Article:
Out of 175 personnel with NSI, 166 responded to the question about the type of sharp instrument causing the injury. Of these, 139 respondents had sustained injuries from hollow-bore needles, 7 through scalpels, 5 a broken vial, 2 with biopsy needle and 22 persons had been injured by multiple sharps i.e., needles, vials and scalpels. Eighty nine episodes had been caused during venepuncture for collecting blood samples, 49 while giving IM or IV injections, 26 in the course of stitching up wounds, 4 while performing a spinal tap, and once during ascites tap; 24 people did not name the procedure.
Out of the 163 health care personnel who answered the query about the timing of the NSI, in 133, (81.6%), the NSI occurred after the instrument had been used on the patient.
Of the 175 people who had incurred an NSI, 73 gave no answer regarding post exposure management, 59 said they washed the injured part with soap and water and or antiseptic solution, and 16 made the part bleed after washing; only 6 reported the incident to the infection control authorities (which are present in all teaching hospitals). Eighteen people checked their antibody status against Hepatitis B. Four people received HBIG after exposure, and 2 persons received a booster dose of HBV vaccination in addition to HBIG (Figure).


Regarding participants\' knowledge about Needle-stick injury prevention 190 (55.2%) knew that separating the needles from the syringe increases the risk of NSI; 238 (69.2%) understood that recapping the needles did so. Only 93 recruits (26.6%) were aware of the existence of auto-disable syringes.
In, personnel awareness about NSI transmitted diseases 332 answers were documented. Eighty-two respondents (24.7%), deemed HIV to be the most common infection transmitted through NSI, 57 (17.2%), thought HCV to be more common and 187 (56.3%), knew HBV to be the most common problem, 6 named localized infection or sepsis as a common complication.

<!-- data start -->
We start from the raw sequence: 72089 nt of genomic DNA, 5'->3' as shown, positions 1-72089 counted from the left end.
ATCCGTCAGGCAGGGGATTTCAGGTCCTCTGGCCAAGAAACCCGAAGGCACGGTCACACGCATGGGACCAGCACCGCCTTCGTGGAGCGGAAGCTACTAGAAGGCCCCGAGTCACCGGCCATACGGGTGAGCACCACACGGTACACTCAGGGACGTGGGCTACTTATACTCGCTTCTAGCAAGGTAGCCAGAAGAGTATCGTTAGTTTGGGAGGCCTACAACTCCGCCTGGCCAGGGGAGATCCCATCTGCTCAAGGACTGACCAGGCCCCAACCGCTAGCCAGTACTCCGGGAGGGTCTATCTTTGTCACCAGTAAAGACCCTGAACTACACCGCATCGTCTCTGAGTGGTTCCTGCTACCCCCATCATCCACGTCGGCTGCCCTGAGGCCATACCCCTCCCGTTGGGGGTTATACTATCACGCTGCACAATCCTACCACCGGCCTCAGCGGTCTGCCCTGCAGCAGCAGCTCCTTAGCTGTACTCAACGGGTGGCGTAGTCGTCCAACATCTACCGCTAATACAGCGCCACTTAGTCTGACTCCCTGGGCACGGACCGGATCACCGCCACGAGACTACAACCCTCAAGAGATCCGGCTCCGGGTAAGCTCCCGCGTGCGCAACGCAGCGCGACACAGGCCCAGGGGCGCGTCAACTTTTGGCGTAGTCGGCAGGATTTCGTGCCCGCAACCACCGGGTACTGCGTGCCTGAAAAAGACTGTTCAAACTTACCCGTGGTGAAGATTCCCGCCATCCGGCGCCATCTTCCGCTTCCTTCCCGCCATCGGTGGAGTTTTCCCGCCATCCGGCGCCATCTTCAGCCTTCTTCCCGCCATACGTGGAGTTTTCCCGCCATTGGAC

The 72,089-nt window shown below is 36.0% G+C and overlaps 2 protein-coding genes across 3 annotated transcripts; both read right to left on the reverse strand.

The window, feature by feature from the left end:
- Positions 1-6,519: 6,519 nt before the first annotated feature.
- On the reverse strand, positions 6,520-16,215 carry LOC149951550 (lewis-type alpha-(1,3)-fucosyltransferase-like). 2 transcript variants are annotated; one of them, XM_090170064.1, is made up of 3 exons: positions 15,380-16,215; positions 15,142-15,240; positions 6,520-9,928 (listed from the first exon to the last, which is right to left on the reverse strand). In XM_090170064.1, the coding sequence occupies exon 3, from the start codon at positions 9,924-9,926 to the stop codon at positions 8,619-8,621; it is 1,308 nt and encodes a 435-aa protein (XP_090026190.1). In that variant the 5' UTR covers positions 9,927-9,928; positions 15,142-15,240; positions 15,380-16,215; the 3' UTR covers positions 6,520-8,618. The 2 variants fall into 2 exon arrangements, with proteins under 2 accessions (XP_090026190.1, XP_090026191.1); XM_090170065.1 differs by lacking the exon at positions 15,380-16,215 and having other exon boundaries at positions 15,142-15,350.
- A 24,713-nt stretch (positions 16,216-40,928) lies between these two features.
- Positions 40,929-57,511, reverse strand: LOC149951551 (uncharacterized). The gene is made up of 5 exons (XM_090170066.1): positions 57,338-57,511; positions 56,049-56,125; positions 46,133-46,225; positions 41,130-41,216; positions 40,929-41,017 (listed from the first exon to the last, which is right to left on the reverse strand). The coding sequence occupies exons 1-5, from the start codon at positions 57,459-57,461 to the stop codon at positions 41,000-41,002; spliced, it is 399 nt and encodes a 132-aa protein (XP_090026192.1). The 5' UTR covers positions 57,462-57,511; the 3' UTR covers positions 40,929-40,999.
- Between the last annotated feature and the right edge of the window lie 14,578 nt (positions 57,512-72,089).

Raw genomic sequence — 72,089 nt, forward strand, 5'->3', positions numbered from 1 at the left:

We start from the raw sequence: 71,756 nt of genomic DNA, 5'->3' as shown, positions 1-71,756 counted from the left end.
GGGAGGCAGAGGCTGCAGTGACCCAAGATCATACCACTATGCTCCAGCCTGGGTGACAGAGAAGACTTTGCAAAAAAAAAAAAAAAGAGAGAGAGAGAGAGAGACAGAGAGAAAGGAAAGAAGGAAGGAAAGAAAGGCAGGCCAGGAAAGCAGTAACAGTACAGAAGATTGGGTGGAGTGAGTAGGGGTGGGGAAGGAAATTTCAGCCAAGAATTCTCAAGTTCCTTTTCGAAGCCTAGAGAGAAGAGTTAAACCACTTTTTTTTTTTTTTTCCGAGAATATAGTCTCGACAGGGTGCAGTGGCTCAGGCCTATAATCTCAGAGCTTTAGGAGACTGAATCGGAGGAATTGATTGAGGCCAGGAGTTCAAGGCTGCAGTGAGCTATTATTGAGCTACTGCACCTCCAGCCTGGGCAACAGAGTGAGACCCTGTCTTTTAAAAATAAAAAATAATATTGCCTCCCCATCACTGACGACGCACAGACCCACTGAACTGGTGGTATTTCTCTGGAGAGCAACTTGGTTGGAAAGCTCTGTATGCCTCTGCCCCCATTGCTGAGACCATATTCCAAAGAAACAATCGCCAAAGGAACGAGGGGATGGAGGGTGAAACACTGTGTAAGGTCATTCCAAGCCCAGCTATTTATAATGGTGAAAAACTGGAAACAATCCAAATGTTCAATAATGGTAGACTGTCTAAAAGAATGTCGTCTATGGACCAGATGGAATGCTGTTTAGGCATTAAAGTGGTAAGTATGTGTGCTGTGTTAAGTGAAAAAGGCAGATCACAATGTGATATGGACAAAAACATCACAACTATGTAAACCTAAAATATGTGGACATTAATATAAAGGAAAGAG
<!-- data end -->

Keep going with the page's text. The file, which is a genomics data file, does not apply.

Personnel attitude about the use of injections for children showed that 182 of 340 staff thought that parents preferred injections to oral medications to treat their children in outpatients, and 208 were under the impression that injections were better, more effective, (134 respondents ), or acted faster than oral medications, (211 persons).
Comparison of different factors between nursing and medical personnel is given in Table 1 & 2.


Discussion

An unacceptably high proportion of the personnel in our study, (almost 50%), had experienced sharp object injuries, most often from hollow-bore needles. Although our figures are lower than those from Egypt, (66.2%) and Mongolia, (67.8%), they are comparable to some other studies viz. one from Malaysia that reports a rate of 31-52% in health care workers, with medical assistants in the emergency department facing the highest risks.9,10 Another report from the graduating medical school class in the University of Toronto, states that 1/3 of the students had experienced at least one episode of needle-stick injury.11 Studies from Iran quote figures of 71.1% in medical, dental, nursing and midwifery students at the university hospitals of Shiraz.12
In contrast to the studies from India about self- reported NSI, where exposure to blood was highest among residents in training, (76%) and only 11% in nurses, our figures for NSI were highest among nurses.13 Self- reporting of the incidents could account for such a vast difference between their figures and ours. Report from a teaching hospital in Germany quotes figures of 55.1% for physicians, (highest risk group) and only 18.7% among Health Care Workers (HCWs) in the Paediatric department.14
Similar to other reports, venepunctures were the single leading procedures associated with NSI followed closely by injections in our study.15